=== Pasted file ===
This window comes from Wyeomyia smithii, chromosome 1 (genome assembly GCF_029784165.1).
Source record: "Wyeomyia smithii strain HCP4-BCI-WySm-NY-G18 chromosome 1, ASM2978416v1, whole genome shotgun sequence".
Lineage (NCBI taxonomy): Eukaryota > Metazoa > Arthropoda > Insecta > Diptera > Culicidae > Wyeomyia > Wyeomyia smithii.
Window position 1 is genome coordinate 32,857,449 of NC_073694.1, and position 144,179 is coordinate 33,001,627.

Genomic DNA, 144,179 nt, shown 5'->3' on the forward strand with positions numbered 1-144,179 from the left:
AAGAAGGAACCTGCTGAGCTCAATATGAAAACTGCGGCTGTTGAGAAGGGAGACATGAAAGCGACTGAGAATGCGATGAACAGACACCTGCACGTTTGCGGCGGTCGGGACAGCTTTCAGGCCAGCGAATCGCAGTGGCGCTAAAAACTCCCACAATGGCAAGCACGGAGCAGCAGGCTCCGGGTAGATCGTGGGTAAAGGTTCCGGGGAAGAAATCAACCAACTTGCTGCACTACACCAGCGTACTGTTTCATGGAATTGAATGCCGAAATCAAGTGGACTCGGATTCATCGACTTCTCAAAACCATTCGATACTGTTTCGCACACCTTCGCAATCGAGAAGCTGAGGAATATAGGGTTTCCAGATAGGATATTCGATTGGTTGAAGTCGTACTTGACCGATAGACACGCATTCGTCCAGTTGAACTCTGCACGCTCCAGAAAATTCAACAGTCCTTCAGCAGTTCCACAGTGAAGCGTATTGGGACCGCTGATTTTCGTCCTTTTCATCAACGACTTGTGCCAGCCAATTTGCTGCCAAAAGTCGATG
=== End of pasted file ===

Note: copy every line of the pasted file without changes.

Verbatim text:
This window comes from Wyeomyia smithii, chromosome 1 (genome assembly GCF_029784165.1).
Source record: "Wyeomyia smithii strain HCP4-BCI-WySm-NY-G18 chromosome 1, ASM2978416v1, whole genome shotgun sequence".
Lineage (NCBI taxonomy): Eukaryota > Metazoa > Arthropoda > Insecta > Diptera > Culicidae > Wyeomyia > Wyeomyia smithii.
Window position 1 is genome coordinate 32,857,449 of NC_073694.1, and position 144,179 is coordinate 33,001,627.

Genomic DNA, 144,179 nt, shown 5'->3' on the forward strand with positions numbered 1-144,179 from the left:
AAGAAGGAACCTGCTGAGCTCAATATGAAAACTGCGGCTGTTGAGAAGGGAGACATGAAAGCGACTGAGAATGCGATGAACAGACACCTGCACGTTTGCGGCGGTCGGGACAGCTTTCAGGCCAGCGAATCGCAGTGGCGCTAAAAACTCCCACAATGGCAAGCACGGAGCAGCAGGCTCCGGGTAGATCGTGGGTAAAGGTTCCGGGGAAGAAATCAACCAACTTGCTGCACTACACCAGCGTACTGTTTCATGGAATTGAATGCCGAAATCAAGTGGACTCGGATTCATCGACTTCTCAAAACCATTCGATACTGTTTCGCACACCTTCGCAATCGAGAAGCTGAGGAATATAGGGTTTCCAGATAGGATATTCGATTGGTTGAAGTCGTACTTGACCGATAGACACGCATTCGTCCAGTTGAACTCTGCACGCTCCAGAAAATTCAACAGTCCTTCAGCAGTTCCACAGTGAAGCGTATTGGGACCGCTGATTTTCGTCCTTTTCATCAACGACTTGTGCCAGCCAATTTGCTGCCAAAAGTCGATG